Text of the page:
Wow. The 51st meridian (or 27th parallel, another bisector, which was omitted) bisects the Persian Gulf better than the 50th.  Given the Gulf’s importance (he didn’t mention the Gulf of Oman and Somalian coastal waters), this prediction is not surprising.  All degrees of latitude in the US may be important; he omitted Kirtland and Edwards AFBs, near 35 N., but important Los Angeles is not.  What does “important” mean?  A chemical explosion, a nuclear weapon, or a great discovery?

50 E. longitude.  This might be considered important in the coming years.

50 E. longitude. This might be considered important in the coming years. This goes through oil-rich Baku, near Dagestan, through Iran, the Persian Gulf, the Gulf of Oman,  the Horn of Africa, and Somali waters.

I limit my issues about Astrology to four:  first, my “sign” of Sagittarius is defined by my birthday, not the Sun’s location when I was born. There are fourteen (not 12) constellations through the Sun may “travel.”  While it was in Sagittarius on my birthday 3000 years ago, it is now in Ophiuchus, north of Scorpius (the correct spelling).  I have no classical astrological sign.  Astrologers use celestial longitudes to try to deal with this fact, but they haven’t factored in precession; the Sun passes through 14 constellations during a 26,000 year cycle.  In 1991, $10,000 was offered to anybody’s showing the July 11 eclipse of the Sun against the background stars of then astrological Cancer, not the actual Gemini.  No takers.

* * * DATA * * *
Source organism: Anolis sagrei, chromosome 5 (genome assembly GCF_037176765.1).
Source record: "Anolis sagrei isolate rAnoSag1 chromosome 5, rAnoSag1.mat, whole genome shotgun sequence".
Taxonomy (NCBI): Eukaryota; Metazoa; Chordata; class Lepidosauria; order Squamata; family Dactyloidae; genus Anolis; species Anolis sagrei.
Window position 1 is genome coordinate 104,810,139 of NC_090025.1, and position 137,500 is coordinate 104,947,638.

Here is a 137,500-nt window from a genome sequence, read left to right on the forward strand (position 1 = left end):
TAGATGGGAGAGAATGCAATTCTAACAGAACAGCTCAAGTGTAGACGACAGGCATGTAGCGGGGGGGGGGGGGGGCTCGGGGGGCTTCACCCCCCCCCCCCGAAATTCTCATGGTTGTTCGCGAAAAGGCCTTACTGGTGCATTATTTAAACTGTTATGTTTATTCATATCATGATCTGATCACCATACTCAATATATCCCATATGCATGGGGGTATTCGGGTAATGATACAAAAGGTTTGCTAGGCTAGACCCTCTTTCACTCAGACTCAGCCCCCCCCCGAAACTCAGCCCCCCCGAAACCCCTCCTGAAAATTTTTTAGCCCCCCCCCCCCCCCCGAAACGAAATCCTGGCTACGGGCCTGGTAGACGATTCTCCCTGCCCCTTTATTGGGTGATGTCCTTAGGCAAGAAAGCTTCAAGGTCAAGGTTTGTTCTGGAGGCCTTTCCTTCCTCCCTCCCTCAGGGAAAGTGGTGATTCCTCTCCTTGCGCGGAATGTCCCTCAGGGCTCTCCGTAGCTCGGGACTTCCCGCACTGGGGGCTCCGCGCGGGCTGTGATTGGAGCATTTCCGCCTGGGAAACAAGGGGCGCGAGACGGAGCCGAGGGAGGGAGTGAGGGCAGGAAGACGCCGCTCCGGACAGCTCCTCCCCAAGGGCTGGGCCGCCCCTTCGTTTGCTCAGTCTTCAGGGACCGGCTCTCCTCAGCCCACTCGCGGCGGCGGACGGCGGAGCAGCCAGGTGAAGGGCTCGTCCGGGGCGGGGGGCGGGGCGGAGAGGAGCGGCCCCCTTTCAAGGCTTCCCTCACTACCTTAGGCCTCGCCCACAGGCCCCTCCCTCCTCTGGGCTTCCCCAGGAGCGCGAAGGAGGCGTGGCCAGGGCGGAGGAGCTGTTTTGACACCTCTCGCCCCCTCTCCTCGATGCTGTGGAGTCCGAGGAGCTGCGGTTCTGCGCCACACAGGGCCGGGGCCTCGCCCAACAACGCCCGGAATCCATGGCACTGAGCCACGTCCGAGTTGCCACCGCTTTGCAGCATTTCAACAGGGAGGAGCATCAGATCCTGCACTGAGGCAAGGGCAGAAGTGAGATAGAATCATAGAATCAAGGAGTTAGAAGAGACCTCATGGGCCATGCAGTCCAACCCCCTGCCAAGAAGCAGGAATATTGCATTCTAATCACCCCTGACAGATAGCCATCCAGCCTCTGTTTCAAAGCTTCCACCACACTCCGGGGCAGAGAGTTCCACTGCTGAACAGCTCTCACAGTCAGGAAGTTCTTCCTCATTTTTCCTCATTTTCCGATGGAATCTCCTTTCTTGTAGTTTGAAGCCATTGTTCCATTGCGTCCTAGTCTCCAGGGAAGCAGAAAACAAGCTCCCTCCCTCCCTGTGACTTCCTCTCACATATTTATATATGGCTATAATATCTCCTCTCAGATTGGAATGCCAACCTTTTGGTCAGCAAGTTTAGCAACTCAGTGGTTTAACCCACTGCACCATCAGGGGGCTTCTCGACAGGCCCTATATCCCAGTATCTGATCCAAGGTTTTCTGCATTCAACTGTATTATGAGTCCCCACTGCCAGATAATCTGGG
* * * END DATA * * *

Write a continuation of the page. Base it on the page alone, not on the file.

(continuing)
Ophiuchus.  Scorpius is in the lower right; the curved red line with 255 on it is the Sun's path, 255 being the number of days after the vernal equinox.

Ophiuchus. Scorpius is in the lower right; the curved red line with 255 on it is the Sun’s path, 255 being the number of days after the vernal equinox.

Second, there is no proof why astrology works.  What happened before 1781, when Uranus was discovered?  How can a planet’s position affect us? It can’t be gravity, because I have more gravitational attraction with my car than I do with Saturn.  Gravitational force decreases with the square of distance.  I would like to know the reason using terms that a layman can understand. I practiced neurology, and it was my job to explain what I knew to people, not hide it to make money.

Third, lines of latitude and longitude are dimensionless, so there must be some “wiggle room,” or error.  How much?  Why?  We are 95% confident global warming is occurring.  If we ran 100 simulations, 95 of them would not contain zero.  Where is astrological uncertainty, required for any prediction?